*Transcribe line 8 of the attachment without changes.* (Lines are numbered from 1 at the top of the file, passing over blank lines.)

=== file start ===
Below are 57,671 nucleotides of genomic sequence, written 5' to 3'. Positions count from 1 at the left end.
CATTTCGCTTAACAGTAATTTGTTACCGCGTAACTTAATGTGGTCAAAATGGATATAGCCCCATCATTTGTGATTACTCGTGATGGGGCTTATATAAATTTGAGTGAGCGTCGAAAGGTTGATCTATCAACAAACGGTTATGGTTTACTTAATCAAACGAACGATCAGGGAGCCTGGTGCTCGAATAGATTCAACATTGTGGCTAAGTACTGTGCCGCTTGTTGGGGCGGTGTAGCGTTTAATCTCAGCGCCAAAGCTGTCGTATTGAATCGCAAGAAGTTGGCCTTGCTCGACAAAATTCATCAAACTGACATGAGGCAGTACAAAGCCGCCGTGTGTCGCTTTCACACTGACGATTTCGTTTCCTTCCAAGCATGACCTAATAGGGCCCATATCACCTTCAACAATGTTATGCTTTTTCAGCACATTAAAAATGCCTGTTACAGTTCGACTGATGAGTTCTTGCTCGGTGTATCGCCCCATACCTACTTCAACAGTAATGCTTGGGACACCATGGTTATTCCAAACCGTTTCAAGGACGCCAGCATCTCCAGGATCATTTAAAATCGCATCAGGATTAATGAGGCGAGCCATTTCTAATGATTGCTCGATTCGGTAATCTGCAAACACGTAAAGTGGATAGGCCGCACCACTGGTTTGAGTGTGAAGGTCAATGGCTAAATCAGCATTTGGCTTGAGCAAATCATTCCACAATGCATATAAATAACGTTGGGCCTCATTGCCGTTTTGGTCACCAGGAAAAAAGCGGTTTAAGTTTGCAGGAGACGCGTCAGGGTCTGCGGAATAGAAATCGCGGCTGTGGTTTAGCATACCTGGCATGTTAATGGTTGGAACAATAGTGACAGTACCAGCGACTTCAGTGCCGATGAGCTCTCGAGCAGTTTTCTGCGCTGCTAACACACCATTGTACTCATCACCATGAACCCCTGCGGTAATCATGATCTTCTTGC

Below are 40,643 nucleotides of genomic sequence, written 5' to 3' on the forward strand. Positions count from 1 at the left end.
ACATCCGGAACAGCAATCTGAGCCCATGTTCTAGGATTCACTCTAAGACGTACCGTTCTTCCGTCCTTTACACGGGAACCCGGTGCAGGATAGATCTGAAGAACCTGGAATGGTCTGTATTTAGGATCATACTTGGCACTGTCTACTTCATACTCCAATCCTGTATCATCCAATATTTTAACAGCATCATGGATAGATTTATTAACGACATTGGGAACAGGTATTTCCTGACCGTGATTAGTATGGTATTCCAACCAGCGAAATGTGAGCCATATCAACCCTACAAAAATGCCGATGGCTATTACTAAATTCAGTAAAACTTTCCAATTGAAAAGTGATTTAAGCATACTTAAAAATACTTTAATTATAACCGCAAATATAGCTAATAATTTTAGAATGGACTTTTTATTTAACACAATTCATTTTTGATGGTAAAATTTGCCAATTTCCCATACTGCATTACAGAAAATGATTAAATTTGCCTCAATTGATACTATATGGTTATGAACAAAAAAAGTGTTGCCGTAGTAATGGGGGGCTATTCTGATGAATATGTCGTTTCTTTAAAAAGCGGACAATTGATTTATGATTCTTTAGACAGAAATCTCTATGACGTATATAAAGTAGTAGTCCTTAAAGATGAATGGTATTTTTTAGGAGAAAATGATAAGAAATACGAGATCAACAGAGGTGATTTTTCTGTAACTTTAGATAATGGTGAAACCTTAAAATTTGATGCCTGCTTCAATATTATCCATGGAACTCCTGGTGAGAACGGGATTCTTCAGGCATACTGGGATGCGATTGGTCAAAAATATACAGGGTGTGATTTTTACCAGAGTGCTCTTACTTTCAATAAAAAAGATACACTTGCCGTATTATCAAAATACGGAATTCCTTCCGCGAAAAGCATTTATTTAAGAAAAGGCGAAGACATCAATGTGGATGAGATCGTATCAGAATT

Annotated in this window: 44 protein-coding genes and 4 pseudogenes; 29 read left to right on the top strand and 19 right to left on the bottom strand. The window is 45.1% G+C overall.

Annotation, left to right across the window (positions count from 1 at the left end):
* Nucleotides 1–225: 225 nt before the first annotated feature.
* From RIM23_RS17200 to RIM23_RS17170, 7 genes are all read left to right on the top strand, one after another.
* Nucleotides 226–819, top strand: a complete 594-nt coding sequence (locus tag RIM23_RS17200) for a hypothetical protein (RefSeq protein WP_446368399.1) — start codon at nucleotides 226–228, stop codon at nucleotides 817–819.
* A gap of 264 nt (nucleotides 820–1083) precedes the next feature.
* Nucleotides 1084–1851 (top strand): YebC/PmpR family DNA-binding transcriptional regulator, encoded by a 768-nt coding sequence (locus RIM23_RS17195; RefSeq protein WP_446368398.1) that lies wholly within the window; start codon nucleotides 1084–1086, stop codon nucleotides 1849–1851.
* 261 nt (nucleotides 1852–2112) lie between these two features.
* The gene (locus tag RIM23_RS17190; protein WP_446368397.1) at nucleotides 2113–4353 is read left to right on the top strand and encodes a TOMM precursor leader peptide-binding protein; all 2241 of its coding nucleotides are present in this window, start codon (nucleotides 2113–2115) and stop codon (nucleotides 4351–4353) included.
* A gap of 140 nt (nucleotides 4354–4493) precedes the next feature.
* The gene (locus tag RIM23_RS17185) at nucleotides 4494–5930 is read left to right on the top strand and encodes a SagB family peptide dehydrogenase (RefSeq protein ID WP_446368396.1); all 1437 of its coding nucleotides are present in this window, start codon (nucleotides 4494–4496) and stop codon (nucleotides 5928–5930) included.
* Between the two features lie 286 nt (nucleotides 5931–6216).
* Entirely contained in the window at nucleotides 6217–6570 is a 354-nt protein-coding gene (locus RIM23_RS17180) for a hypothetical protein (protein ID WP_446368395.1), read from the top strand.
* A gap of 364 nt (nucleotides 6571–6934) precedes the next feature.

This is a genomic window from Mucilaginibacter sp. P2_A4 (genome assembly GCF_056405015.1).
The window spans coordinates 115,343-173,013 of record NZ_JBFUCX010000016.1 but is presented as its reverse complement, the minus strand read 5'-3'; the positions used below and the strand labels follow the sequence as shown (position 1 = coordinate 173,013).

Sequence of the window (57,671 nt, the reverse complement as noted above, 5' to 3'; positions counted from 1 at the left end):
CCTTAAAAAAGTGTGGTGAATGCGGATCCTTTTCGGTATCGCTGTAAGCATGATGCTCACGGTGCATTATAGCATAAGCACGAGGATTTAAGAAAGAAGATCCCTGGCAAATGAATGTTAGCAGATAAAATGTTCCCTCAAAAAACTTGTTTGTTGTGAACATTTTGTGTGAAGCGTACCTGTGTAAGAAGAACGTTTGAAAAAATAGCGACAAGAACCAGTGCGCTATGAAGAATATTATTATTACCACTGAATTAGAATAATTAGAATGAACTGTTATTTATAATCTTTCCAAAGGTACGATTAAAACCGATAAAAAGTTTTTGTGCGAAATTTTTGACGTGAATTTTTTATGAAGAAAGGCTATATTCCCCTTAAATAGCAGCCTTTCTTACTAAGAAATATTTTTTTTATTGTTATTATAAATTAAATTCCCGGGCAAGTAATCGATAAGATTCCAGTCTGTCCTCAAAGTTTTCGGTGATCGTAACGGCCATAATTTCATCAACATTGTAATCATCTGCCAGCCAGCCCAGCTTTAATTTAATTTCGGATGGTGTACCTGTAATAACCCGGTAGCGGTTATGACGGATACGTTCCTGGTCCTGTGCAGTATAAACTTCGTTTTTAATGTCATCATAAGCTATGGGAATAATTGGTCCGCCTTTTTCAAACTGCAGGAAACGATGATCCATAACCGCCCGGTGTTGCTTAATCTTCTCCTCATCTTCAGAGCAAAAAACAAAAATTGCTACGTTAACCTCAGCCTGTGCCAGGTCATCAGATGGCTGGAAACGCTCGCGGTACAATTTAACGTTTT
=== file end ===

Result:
* From RIM23_RS17200 to RIM23_RS17170, 7 genes are all read left to right on the top strand, one after another.